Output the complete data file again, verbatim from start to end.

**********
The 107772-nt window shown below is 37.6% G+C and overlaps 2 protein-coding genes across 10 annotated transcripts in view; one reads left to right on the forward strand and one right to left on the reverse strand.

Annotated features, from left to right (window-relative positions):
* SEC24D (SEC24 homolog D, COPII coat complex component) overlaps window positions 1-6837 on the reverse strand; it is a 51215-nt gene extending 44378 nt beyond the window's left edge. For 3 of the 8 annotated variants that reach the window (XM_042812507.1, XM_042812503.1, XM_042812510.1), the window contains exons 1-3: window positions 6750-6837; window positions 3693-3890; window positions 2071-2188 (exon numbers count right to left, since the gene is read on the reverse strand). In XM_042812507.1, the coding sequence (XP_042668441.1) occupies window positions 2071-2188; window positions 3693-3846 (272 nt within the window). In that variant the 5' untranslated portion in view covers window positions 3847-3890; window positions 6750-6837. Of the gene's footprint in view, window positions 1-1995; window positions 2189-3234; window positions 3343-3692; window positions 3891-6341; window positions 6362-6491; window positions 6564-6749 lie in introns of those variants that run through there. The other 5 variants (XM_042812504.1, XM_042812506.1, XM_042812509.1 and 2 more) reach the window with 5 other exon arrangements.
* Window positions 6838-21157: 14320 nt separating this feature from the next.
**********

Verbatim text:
The 107772-nt window shown below is 37.6% G+C and overlaps 2 protein-coding genes across 10 annotated transcripts in view; one reads left to right on the forward strand and one right to left on the reverse strand.

Annotated features, from left to right (window-relative positions):
* SEC24D (SEC24 homolog D, COPII coat complex component) overlaps window positions 1-6837 on the reverse strand; it is a 51215-nt gene extending 44378 nt beyond the window's left edge. For 3 of the 8 annotated variants that reach the window (XM_042812507.1, XM_042812503.1, XM_042812510.1), the window contains exons 1-3: window positions 6750-6837; window positions 3693-3890; window positions 2071-2188 (exon numbers count right to left, since the gene is read on the reverse strand). In XM_042812507.1, the coding sequence (XP_042668441.1) occupies window positions 2071-2188; window positions 3693-3846 (272 nt within the window). In that variant the 5' untranslated portion in view covers window positions 3847-3890; window positions 6750-6837. Of the gene's footprint in view, window positions 1-1995; window positions 2189-3234; window positions 3343-3692; window positions 3891-6341; window positions 6362-6491; window positions 6564-6749 lie in introns of those variants that run through there. The other 5 variants (XM_042812504.1, XM_042812506.1, XM_042812509.1 and 2 more) reach the window with 5 other exon arrangements.
* Window positions 6838-21157: 14320 nt separating this feature from the next.